Also known as the Guambiano people, the Misaks live in the Guambía Reserve, located in the municipality of Silvia, in the south-east region of the Cauca department.
The reserve’s size is 18,000 hectares, of which 6,000 are farmland, and 9,000 are wasteland, bushy areas and rocks. They are considered millenary people, descendants of the Pubenences, born in the great Kauka (Cauca).
For the Misak their history is divided in four major periods: the first period, from 1535 to 1600, is known as “the period of initial contact with Europe.” The second period goes from 1600 to 1700, and it is known as “the centuries of reduction under colonial times.” The third period, from 1800 to 2000, is known as “The time for integration” (Mama Liliana Pechene Muelas, 2018). The fourth period goes from 2001 to the present, and it is known as “the years of constitutional recognition and the new land scarcity problem.”
What is our main goal?
The “Sowing Our Knowledge” programme (Cultural Heritage for Inclusive Growth or CH4IG) has centred its work with the Misak people on restoring and disseminating their Cultural Heritage. This has been done through reclaiming their culinary heritage, fostering traditional farming of autochthonous foods, gathering and disseminating knowledge about traditional crafts and architecture to younger generations, and building an ethnic ecotourism plan to improve wellbeing and sustainability. It includes the following components:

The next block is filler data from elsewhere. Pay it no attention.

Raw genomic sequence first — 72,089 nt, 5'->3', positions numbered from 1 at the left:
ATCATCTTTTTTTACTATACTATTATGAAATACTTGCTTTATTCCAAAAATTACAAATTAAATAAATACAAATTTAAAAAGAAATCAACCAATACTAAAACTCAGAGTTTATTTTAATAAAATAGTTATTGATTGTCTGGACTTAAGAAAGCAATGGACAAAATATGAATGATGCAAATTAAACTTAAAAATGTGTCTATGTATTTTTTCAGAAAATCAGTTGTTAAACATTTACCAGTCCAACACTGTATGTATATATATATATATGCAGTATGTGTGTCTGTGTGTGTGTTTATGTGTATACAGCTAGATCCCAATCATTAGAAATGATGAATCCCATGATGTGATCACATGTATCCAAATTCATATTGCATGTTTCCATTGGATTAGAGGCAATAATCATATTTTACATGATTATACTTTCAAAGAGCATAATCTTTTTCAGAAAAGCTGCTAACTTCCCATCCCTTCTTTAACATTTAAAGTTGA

- Recovery and dissemination of the Misak culinary heritage, in regard to the preparation of foods, the utensils used, and agricultural production for culinary purposes, such as the preservation of traditional seeds.
- Boosting traditional farming of autochthonous products of the Guambía Reserve, such as coffee.
- Gathering knowledge about traditional Misak crafts and its dissemination across generations. Crafts include woodwork (stools, toys, drums), pottery (ancestral ceramics) and fabrics for bags (jigras) and backpacks.
- Intergenerational transmission of knowledge on Misak traditional architecture, to contribute to the future construction of the Harmonisation Centre.